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  • Running backs have historically earned less on average because of the perception that their NFL careers were shorter and injury risk higher. But Gurley's historic extension sets a new standard for RBs.
By Conor Orr
July 24, 2018

Of the 20 highest-paid offensive players in the NFL in terms of practical guaranteed money, the first 11 are quarterbacks. In total, fourteen of the top 20 throw passes for a living.

So on Tuesday, when Rams star Todd Gurley inked a four-year, $60-million extension, which will keep him in Los Angeles through a running back’s prime years and allow him a chance at a third contract before 30, it was more than just an aggressive business move from a franchise trying to gauge an unknown market. It was a recognition that such a market existed in the first place.

With his new extension, Gurley is in 17th place, on par with Ryan Tannehill and just ahead of Joe Flacco. The only non-quarterbacks ahead of him? Mike Evans, Brandin Cooks, DeAndre Hopkins, Jarvis Landry and Julio Jones.

In the shadow of a broken-down Le’Veon Bell deal, Gurley earned $45 million in guaranteed money, and while the practicality of that guaranteed money remains to be seen, the early indication is that Gurley will receive more in guarantees than any running back in NFL history.

Bell, who reportedly turned down $33 million in guarantees a week ago, Tweeted moments after the Gurley deal was announced:

Yes and no. For years, NFL general managers have been able to squeeze value out of certain positions simply by stuffing unique players onto prix fixe menus. Slot receivers earn less than outside receivers. Nickel corners earn less than outside corners. Guards earn less than centers, who earn less than right tackles who earn less than left tackles.

Running backs, who, before Tuesday, earned less than tight ends and wide receivers on average, often got the worst end of the deal. Because of the physical nature of the position and the blocking responsibilities, their careers are shorter and the inherent risk of a long-term deal is greater. However Bell, Gurley, David Johnson, Christian McCaffrey and Ezekiel Elliott are not true running backs.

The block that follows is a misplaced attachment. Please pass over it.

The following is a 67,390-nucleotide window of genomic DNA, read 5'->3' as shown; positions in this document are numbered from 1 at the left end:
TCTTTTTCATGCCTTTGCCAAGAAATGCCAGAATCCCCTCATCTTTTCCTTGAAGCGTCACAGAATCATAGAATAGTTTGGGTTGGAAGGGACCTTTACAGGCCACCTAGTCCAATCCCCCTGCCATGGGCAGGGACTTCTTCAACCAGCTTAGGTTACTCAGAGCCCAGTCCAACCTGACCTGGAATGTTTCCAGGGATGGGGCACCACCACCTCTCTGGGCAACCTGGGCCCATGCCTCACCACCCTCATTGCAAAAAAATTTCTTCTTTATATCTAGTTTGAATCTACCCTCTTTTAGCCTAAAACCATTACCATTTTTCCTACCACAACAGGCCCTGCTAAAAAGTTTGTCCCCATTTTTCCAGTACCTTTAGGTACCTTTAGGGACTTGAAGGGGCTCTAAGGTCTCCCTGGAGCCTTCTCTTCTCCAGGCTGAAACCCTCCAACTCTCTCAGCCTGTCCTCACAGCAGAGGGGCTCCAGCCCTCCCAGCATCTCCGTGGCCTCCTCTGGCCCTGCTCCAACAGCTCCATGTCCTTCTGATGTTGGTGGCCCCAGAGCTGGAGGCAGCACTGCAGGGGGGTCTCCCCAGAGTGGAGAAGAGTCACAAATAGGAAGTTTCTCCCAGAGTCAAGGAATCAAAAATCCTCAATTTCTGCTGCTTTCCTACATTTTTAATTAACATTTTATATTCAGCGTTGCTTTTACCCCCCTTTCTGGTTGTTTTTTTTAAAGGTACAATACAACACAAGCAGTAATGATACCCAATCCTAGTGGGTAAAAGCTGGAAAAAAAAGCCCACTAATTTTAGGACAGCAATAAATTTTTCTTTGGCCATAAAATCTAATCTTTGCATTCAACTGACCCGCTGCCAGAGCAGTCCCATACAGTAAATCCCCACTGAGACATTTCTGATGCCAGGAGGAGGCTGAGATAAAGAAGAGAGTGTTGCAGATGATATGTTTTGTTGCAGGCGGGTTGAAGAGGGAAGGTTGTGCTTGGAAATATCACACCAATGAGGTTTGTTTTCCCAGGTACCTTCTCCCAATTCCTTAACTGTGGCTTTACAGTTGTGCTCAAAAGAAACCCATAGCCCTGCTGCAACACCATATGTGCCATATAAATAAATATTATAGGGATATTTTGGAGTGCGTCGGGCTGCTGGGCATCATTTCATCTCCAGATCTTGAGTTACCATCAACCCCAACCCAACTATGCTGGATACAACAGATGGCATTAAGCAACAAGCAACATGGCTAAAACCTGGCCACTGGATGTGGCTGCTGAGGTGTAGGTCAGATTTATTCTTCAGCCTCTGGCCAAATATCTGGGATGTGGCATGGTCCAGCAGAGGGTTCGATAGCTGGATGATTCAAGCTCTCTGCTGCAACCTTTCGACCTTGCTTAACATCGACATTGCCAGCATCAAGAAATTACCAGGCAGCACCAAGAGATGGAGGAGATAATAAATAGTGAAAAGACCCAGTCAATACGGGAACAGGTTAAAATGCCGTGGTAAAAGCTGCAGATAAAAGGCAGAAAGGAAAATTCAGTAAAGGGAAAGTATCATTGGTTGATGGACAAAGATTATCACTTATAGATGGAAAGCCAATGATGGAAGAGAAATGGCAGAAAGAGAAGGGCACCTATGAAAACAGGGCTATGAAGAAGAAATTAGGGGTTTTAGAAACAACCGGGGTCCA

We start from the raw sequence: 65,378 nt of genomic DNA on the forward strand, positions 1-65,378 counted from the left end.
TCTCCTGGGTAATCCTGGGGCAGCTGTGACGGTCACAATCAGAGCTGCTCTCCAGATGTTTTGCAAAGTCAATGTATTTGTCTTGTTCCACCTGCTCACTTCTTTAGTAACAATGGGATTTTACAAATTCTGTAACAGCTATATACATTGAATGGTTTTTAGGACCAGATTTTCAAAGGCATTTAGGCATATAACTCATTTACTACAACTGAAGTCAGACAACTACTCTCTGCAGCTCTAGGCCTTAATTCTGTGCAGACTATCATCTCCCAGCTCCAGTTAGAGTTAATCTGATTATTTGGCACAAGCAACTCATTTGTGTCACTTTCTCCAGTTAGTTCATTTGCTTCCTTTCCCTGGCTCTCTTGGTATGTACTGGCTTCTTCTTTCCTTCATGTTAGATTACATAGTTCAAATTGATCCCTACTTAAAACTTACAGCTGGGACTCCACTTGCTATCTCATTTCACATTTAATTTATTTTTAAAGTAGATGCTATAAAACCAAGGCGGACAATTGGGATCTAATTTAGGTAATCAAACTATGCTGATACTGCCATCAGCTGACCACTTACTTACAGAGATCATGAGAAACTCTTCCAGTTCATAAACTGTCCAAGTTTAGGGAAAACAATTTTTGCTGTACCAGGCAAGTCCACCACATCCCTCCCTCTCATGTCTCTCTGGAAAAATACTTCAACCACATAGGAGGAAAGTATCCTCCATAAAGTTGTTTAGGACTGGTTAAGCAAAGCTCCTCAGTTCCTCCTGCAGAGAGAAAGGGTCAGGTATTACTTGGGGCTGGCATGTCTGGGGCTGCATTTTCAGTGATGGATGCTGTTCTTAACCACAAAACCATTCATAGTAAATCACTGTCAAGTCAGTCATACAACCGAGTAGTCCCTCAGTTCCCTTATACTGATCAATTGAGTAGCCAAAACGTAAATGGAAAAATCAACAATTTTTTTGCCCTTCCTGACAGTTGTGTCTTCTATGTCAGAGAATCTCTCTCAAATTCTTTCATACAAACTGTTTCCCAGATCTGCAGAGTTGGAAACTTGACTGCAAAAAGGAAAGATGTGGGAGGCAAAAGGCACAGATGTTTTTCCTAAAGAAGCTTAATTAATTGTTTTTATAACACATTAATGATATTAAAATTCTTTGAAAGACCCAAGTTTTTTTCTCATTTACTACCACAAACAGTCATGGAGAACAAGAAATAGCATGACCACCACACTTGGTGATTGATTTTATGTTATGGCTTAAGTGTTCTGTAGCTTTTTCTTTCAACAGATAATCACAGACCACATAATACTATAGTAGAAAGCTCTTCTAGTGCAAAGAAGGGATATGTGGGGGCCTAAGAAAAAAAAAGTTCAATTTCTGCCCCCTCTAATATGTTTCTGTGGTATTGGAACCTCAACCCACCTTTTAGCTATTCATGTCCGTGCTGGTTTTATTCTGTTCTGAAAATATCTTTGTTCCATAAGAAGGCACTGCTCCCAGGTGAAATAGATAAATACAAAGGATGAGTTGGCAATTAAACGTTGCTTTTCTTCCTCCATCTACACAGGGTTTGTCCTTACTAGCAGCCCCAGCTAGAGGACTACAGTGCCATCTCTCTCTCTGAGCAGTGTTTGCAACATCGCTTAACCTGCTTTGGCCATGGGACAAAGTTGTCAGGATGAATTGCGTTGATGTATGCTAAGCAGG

They’re physical and, for the most part, are big enough to sustain hits from the modern defender. They’re also catching a lot of passes and not leaving the field. Gurley was 33rd in receptions and 36th in receiving yards in 2017, and he had as many touchdown catches as Larry Fitzgerald, Keenan Allen and Jordy Nelson.

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The deal could force some interesting long-term cap planning for teams like the Giants, Panthers, Cowboys and Bengals (Joe Mixon). Before long, the franchise tag number for a running back ($9.63 million for first-time tagged players in 2018) could slowly drift out of the realm of practicality. Teams with versatile all-pro backs will have to budget them in just behind, or maybe on par with their No. 1 wide receiver.

Of course, many teams aren’t going to have to worry because of the scarcity of these players. Gurley has been a revelation not only because of his pass-catching ability and broken tackles, but because of his good health. By the time Bell was Gurley’s age, he’d already lost almost an entire season’s worth of games to an MCL injury and a suspension.

All attention may shift next to Johnson, though the Cardinals dual-threat star doesn’t have age (26), injury history (15 games lost in 2017) or original draft position leverage (Round 3, pick 86) on his side. Maybe the fight for a fair market deal gets a little easier, though. For one NFL news cycle, running backs aren’t ending the day wondering why they bothered to play running back in the first place.

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